Privatizing public housing in Canada, A public policy agenda

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Abstract

The new Progressive Conservative (PC) government in Ontario is planning to sell the 84,500 units (using the UK model) of public housing that it owns. This paper presents an evaluation of the programs to sell off public housing in the United Kingdom, the United States, and Canada. After a comparative evaluation, the author makes several recommendations for the Ontario government. The author argues that Canadian public-housing tenant characteristics are different from those in the UK. Ontario's public-housing tenants are too poor to purchase these units. They would be unable to maintain the unit and carry the costs (property tax, insurance, and utilities) even if the units were given to them free.

The author concurs that the sale of public housing units in the USA and the UK may have generated some revenue and saved some costs. However, he points out that in the long run, the modest financial gains will be offset by higher operating costs. The sale of the best units and those that are easy to maintain, along with the loss of higher-income tenants, will no doubt result in higher average operating costs for the remaining Units. Such unintended consequences of the sale should be avoided by the Ontario government. The author recommends that the province develop a comprehensive and multi-purpose plan covering an array of programs (including the sale of some units) rather than concentrate exclusively on the sale.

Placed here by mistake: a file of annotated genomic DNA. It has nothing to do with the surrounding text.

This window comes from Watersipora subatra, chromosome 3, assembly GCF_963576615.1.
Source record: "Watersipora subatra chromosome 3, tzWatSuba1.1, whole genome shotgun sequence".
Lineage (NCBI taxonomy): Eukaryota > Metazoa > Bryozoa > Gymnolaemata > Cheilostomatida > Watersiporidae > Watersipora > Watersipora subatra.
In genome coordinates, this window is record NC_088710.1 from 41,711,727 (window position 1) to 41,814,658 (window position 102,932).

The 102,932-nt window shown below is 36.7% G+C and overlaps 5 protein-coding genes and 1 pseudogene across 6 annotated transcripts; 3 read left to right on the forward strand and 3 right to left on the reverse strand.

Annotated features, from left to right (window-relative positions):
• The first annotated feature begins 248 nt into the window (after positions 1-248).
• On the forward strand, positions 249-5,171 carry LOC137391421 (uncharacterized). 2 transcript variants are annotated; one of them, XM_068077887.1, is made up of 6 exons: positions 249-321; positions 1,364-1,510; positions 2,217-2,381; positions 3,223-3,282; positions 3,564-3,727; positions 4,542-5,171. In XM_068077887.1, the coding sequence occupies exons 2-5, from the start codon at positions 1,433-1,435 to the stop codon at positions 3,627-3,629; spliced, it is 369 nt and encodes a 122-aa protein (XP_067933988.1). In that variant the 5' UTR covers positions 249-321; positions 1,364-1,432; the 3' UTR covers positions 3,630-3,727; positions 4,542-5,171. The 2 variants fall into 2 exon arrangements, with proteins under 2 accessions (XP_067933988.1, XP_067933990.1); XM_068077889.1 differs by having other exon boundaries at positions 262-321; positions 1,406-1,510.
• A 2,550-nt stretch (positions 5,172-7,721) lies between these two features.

Cyrus Vakili-Zad is an urban sociologist with more than ten years of research and teaching experience in Iran, the USA, and Canada. He has worked for the social housing sector in different capacities since 1988 in Boston, Massachusetts and currently in Toronto, Ontario. He is currently a research fellow at the Centre for Applied Social Research, University of Toronto and a member of a steering commitee on a major research project studying the housing experiences of refugees and immigrants in Metropolitan Toronto. The project is called Housing Experience of New Canadians.